A Hong Kong court will rule within a month whether to review a decision made by the city’s national security committee to block an overseas lawyer from representing jailed media tycoon Jimmy Lai Chee-ying in a collusion trial in September.
The High Court on Friday heard arguments by Lai’s legal team, which was seeking the approval of two legal challenges, including a judicial review, against the city’s government and the Committee for Safeguarding National Security.
Senior Counsel Robert Pang Yiu-hung said the committee should be subject to a judicial review by courts for overstepping its authority by advising the Immigration Department to bar King’s Counsel Timothy Owen from representing Lai.
But his argument was questioned by the judge, who pointed out that the national security law clearly stated that decisions made by the committee were not amenable to judicial review.
Lai, the founder of the now-defunct Apple Daily newspaper, who faces charges of sedition and conspiracy to collude with foreign forces, has been fighting a legal battle to keep Owen on his defence team.
The court approved Owen’s participation in Lai’s case in October last year, a decision upheld by the Court of Appeal and the Court of Final Appeal.
But the National People’s Congress Standing Committee, the nation’s top legislative body, subsequently handed down the first interpretation of Hong Kong’s security law in December, ruling the decision to hire overseas lawyers should be left to the city’s leader and the national security law committee.
According to court filings, the committee decided during a meeting on January 11 to request the department to reject a work visa for Owen, as allowing him to come to the city to represent Lai would likely constitute a risk “contrary to the interests of national security”.
Lai’s lawyers have since asked the court to overturn the January decision in a judicial review application, saying it falls out of the scope of powers conferred on the committee.
Pang told the court the committee’s duty and functions outlined in Article 14 of the security law concerned “high-level policymaking” rather than individual cases, arguing that it had no authority to block Owen’s visa application.
The interpretation by the nation’s top legislative body states that the law’s committee should evaluate and make decisions if the city courts failed to ask for a certificate from the chief executive allowing a foreign barrister to represent a defendant in a case concerning national security.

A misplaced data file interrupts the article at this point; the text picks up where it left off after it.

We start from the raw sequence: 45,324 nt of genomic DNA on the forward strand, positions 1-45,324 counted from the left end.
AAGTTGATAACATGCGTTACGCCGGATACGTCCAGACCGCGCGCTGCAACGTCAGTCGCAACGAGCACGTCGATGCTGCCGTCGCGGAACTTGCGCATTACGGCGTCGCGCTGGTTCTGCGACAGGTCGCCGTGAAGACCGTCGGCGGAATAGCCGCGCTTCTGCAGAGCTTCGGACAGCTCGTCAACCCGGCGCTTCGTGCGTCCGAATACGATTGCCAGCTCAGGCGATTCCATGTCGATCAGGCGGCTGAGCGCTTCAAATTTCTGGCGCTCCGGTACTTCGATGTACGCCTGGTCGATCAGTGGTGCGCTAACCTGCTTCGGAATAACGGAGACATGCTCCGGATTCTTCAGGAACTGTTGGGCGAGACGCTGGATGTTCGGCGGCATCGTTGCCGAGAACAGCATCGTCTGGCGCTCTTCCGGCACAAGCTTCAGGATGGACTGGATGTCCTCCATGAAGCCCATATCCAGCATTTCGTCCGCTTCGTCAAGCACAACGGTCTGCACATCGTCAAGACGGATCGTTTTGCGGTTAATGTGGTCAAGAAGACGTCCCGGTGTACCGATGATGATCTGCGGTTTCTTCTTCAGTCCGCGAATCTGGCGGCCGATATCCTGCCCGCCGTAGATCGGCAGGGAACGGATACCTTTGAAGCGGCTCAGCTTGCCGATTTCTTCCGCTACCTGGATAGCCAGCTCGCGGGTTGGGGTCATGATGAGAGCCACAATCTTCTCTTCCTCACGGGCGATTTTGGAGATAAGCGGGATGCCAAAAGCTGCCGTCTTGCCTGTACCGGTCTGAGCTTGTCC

Pang said the wording of the interpretation indicated that the committee’s powers should not exceed the role of a backstop, and therefore it was not supposed to ask the department to block Owen’s visa.
His argument was questioned by Chief Justice of the High Court Jeremy Poon Shiu-chor, who noted the provisions of the national security law suggested that the committee’s powers were not limited to simply certifying a question.
Poon also asked how a city court could overturn a committee decision when Article 14 of the law clearly suggested that its work was not under review by the judiciary.
In response, Lai’s counsel insisted the judiciary must be able to step in and adjudicate if the committee overstepped its powers, such as by deciding that “everyone in this room is a threat to national security and should be locked up for the rest of his life”.
“If the court cannot step in, nobody can step in to say that is unlawful,” Pang said.
Senior Counsel Rimsky Yuen Kwok-keung, representing the government at Friday’s hearing, said Pang had given a “misleading” example, pointing out in his submission that the committee was under supervision of the central government according to Article 12 of the national security law.
Yuen said Lai’s legal team had adopted a “restrictive and artificial” scope of the committee’s duties and functions which should be viewed in a broader sense, citing press releases by central authorities and a speech in January by Xia Baolong, the director of the Hong Kong and Macau Affairs Office.
Yuen added that the drafters of Hong Kong’s security law from the nation’s top legislative body had taken the city’s legal system into account when they included a clause that shielded the committee’s decisions from judicial review.
He argued the court should not grant leave to the application as the city’s courts had no jurisdiction to review the committee’s decisions, saying the national security legislation should prevail over any common law approach in conflict.
As the committee was not liable to disclose its rationale behind its decisions, he said the judiciary would not be able to properly conduct a judicial review even if it had the jurisdiction to do so.
Poon said at the end of the proceedings that the ruling would be handed down in a month taking into account the importance of the case.